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Structured Public Involvement in Context-Sensitive Large Bridge Design Using Casewise Visual Evaluation: Case Study of Section 2 of Ohio River Bridges Project

JournalTransportation Research Record: Journal of the Transportation Research Board
PublisherTransportation Research Board of the National Academies
ISSN0361-1981 (Print)
IssueVolume 2028 / 2007 Design of Structures 2007
CategoryBridges, Other Structures, and Hydraulics and Hydrology
Online DateThursday, February 14, 2008
Keiron Bailey1, Ted Grossardt2, John Ripy2, Laura Toole3, J. B. Williams3, John Dietrick3

1Department of Geography and Regional Development, University of Arizona, Harvill Building, Box 2, 1103 East 2nd Street, Tucson, AZ 85712
2Kentucky Transportation Center, University of Kentucky, 304 Engineering Annex, Lexington, KY 40506-0281
3 Michael Baker Jr., Inc., Suite 210, 9750 Ormsby Station Road, Louisville, KY 40223


Subject to engineering constraints, bridges should present a pleasing visual aspect to their user communities. The research team extended its structured public involvement (SPI) protocol using casewise visual evaluation (CAVE) to the field of context-sensitive large-scale bridge design. The context-sensitive design process was used for Section 2 of the Louisville Southern Indiana Ohio River Bridges project. Key design parameters including bridge type, height, symmetry, complexity, and tunnel effect (superstructure shape) were identified by bridge designers. During a 3-month period, an SPI protocol was used to determine community preferences from Kentucky and Indiana participants. Group preferences were gathered rapidly, anonymously, and fairly from a focus group by using electronic polling technology to evaluate potential designs. A preference model was built by using CAVE, and a range of nonlinear preference variations relative to the design parameters was investigated. The favorable public evaluation results of the SPI process using CAVE are presented, and the reasons for its high performance are discussed. Emphasis is placed on the need for a close collaboration between bridge designers and public involvement specialists. The project demonstrates how an analytic approach to public involvement that integrates technology into the dialogic relationship between designers and the public allows for the achievement of inclusive, successful context-sensitive design even for large, complex infrastructure projects.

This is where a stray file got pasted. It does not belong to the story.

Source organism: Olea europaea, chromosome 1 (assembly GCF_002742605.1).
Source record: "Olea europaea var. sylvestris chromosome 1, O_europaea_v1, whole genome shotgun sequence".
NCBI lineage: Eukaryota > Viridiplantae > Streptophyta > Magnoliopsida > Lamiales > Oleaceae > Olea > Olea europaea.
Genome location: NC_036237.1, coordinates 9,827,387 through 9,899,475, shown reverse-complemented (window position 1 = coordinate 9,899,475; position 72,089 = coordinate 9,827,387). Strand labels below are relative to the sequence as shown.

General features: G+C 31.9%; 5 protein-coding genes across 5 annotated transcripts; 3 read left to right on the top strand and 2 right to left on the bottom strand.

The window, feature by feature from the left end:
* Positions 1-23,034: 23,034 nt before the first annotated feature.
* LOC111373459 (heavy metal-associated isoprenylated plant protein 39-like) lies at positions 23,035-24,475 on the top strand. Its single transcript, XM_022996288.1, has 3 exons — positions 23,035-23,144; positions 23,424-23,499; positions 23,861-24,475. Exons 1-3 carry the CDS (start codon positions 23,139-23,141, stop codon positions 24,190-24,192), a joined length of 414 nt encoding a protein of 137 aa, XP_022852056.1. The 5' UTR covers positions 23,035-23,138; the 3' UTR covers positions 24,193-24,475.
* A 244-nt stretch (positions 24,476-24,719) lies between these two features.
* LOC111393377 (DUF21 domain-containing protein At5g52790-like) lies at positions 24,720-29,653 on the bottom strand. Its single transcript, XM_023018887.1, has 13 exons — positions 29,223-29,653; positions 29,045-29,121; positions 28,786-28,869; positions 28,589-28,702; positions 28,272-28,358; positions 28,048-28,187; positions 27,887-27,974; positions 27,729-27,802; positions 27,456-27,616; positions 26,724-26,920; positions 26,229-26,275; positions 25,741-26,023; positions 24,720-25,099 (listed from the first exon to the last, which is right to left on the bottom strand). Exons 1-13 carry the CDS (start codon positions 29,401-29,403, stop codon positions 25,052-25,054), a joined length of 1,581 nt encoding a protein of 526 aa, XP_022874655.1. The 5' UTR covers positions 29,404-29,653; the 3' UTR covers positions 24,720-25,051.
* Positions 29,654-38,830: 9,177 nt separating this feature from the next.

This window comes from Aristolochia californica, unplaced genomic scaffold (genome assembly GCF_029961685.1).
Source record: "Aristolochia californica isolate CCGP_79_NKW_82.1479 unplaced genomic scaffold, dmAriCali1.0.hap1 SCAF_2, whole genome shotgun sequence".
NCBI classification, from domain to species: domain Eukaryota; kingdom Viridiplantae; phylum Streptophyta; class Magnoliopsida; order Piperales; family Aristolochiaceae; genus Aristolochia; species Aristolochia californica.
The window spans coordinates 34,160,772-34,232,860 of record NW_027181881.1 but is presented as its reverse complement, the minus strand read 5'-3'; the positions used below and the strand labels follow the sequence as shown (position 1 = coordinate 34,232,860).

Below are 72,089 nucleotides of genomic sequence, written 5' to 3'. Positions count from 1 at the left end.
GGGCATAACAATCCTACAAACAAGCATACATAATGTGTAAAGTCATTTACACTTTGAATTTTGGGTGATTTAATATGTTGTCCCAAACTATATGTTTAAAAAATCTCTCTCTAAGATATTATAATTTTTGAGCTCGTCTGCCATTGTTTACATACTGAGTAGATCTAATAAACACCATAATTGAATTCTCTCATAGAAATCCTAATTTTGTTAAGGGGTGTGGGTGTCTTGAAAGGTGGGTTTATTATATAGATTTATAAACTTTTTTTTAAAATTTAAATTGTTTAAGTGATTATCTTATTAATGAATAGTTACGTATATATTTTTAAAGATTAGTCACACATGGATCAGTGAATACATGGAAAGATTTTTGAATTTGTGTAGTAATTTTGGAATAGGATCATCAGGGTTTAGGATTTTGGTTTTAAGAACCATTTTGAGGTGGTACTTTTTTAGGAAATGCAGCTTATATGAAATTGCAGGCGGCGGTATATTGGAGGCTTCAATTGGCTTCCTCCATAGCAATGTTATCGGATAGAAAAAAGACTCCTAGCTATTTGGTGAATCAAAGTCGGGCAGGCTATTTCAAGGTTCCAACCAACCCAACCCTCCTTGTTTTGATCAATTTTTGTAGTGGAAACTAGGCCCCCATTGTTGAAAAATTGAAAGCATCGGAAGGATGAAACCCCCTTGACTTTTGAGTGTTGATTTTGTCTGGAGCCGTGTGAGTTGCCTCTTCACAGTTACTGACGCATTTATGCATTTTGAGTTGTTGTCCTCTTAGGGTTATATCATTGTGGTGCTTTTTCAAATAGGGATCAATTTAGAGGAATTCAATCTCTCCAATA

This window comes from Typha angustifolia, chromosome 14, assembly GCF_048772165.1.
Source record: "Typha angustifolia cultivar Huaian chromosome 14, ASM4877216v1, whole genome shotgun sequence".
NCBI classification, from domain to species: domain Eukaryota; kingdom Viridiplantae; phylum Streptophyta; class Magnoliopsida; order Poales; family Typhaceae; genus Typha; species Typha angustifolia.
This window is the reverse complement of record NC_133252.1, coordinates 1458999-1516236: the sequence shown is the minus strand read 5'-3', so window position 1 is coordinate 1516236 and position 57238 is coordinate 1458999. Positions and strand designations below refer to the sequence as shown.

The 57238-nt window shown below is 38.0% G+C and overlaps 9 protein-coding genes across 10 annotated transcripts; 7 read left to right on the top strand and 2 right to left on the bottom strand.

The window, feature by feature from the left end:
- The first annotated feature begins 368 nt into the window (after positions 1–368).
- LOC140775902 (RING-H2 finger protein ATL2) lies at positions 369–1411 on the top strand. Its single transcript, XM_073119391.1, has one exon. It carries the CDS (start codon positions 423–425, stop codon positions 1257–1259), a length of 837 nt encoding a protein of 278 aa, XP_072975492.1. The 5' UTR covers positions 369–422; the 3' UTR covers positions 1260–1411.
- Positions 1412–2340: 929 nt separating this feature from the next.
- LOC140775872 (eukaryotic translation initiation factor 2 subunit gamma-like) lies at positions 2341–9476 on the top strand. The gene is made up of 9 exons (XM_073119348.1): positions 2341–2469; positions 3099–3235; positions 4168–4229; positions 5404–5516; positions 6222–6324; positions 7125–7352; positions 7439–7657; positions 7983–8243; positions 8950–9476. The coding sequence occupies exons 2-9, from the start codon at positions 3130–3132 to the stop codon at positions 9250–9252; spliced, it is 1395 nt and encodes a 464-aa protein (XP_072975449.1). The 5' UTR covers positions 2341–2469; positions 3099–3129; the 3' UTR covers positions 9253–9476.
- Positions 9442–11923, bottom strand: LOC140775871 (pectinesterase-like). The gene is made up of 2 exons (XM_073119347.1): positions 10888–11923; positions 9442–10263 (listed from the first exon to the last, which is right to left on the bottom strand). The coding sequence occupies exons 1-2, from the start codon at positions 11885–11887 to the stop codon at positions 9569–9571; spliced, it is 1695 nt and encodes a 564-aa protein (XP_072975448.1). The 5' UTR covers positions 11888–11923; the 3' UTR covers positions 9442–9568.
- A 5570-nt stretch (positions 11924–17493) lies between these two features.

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  1. Henisz, Witold J. (2012) Toward a unified theory of project governance: economic, sociological and psychological supports for relational contracting. Engineering Project Organization Journal 2(1-2)
  2. Bailey, Keiron (2010) Toward Structured Public Involvement: Justice, Geography and Collaborative Geospatial/Geovisual Decision Support Systems. Annals of the Association of American Geographers 100(1)
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